Saturday, March 26, 2011

A Deep Breath of Theatre:"True Colors" Does It, Again!

I'm not certain there are enough adjectives in the entire world to fully describe how magnificent the True Colors Theatre Company production of "The Colored Museum" at Friday night's Premiere, was.
Director Jasmine Guy's interpretation of George C. Wolfe's play, filled with alternately harrowing and hilarious subject matter, is genius.
The play opens with a reference to the most shameful chapter in American history, yet it does so with an open heart, a joyful heart. "The Colored Museum" spurs us towards joy, even as we experience, through various vignettes played by several actors in multiple roles: the alienation, night after empty night in a bar that a disenfranchised young man feels;the outrage of a mother;the loss a(Vietnam-era?)soldier feels...
Ms.Guy manages to create the tension we must have to get what I'd call "fully-vested theatre"(action we cannot look away from)while simultaneously relieving that same tension with over-the-top(yet still believeable)parodies of dance, mime, and even minstrel-shows.The ability to weave this together, such that we are enchanted and stunned/scared/horrified in the same moment, was so shocking that I found myself frequently unconsciously holding my breath.
There is an overwhelming sense of heritage and pride in being African-American in every celebration in this play, while at the same time, an exhausting sense of loss of identity for all African-Americans struggling to make it in this (still-racist) world.
Enoch King (he formerly starred in True Colors'"Brokeology")is entertaining, as always. Entertaining, and poignant.
Danielle Deadwyler is captivating as well.
But this is an ensemble piece, and every actor in "The Colored Museum" is gifted, convincing, and thoroughly engaging.
The music(Composer Russell Gunn and Sound designer, Bobby Johnston)acts as catalyst in the series of vignettes.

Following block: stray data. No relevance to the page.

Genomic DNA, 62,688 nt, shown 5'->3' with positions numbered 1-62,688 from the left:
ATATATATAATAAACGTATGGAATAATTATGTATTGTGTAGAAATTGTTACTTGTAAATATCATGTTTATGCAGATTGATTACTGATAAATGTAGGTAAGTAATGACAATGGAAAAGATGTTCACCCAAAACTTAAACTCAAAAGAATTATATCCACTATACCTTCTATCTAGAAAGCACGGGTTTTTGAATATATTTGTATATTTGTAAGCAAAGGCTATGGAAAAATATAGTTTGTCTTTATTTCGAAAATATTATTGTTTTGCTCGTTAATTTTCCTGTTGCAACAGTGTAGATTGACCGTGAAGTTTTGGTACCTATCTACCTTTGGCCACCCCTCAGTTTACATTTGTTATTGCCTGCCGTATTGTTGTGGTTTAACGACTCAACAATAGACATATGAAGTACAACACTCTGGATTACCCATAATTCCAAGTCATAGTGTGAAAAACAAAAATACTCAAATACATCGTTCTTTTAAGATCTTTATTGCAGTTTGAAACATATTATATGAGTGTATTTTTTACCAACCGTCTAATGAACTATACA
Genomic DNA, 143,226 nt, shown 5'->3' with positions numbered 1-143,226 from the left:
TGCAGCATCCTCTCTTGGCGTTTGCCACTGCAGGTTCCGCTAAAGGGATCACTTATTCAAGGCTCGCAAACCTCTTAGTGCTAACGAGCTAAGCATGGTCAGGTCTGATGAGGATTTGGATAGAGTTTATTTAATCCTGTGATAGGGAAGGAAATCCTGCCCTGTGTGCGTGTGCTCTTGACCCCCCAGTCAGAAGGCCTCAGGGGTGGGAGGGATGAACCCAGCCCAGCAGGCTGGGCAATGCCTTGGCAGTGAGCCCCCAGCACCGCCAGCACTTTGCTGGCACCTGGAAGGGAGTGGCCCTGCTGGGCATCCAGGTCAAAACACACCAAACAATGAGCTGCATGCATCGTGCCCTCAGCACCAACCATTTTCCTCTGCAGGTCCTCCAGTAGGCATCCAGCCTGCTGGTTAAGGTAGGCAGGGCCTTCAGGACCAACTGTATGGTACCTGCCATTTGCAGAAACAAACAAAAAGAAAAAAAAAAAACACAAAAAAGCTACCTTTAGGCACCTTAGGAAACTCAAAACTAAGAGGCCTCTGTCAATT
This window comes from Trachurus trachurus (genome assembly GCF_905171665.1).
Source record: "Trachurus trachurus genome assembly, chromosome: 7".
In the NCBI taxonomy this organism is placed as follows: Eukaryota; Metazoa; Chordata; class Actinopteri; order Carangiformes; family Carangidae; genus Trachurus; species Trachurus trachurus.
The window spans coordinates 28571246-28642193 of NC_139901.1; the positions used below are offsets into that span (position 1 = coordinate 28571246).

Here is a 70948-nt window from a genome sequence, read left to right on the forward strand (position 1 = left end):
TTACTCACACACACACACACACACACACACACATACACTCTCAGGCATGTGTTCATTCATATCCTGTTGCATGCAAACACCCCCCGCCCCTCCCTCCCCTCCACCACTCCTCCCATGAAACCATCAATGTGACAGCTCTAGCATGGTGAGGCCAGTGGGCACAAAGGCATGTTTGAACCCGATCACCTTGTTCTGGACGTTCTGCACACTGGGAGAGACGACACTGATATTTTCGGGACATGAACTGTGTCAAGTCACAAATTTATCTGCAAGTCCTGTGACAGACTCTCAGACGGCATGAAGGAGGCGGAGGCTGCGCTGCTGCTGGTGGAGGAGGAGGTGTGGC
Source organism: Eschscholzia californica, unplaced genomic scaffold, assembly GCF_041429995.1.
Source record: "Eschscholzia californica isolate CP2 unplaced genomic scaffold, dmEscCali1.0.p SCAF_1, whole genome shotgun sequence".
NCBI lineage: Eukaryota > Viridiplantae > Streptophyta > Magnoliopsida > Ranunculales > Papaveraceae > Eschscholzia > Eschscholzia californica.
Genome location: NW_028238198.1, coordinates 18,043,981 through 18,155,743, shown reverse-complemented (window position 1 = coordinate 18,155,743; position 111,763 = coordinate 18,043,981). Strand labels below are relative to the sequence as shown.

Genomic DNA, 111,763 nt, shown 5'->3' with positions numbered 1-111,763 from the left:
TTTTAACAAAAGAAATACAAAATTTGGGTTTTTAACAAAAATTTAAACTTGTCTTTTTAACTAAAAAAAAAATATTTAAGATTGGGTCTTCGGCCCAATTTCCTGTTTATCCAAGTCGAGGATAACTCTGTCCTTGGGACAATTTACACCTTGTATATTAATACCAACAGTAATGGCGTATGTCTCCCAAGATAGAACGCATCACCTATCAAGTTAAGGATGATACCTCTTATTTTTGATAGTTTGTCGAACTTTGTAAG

The set(Designer, Kat Conley) is constructed as "cells" of light.It evokes prison, glass, mirrors, and make-believe.
The costumes, designed by Sydney Roberts(especially the talented Je Nie Fleming's Diva-character Lala Lamazing Grace's stunning gown)are perfection.
My only disappointment was the show's length(too brief): just over 90 minutes.
But this means a couple (or bring the family!)could go see the play, go to dinner afterwards if they wish, and still get home in plenty of time to let the dog out.
True Colors Theatre calls itself "A Moveable Feast Of Theater".This means that their shows literally move...they bring their shows to various venues throughout Atlanta.
A recent show, "Brokeology" was, for example, held at Southwest Arts Center.
This show, "The Colored Museum", takes place in Decatur's Porter Sanford III Performing Arts Center.
A beautifully designed space, with a 500-seat theater, and lovely surroundings, it's well worth the drive to Decatur.
Make the short drive to Decatur, and you'll begin the journey once you arrive:
A journey through time, stereotypes, heartbreak, laughter,and breaking free.

Peace, kids.


Don't Feed The Pixies said...

ok - so a lot of your posts recently have been about plays that are in the USA and, as such, i will never get to see - hence my lack of responses.

But i wanted to drop by and say that, regardless of this i still read your blog and enjoy your passion for theatre

Lisa Allender said...

Pixies--THANK YOU< sweetie!By the way, Kenny Leon, the Artistic Director of Atlanta's own True Colors, is also a Tony-nominated, Broadway Director.(For "Fences", which won Best Actor for Denzel Washington,last year, and "Best Revival of a Play",too).
I have a feeling Mr. Leon will eventually wing his way "across the pond" and do theatre in London, one day soon, Pixies. :D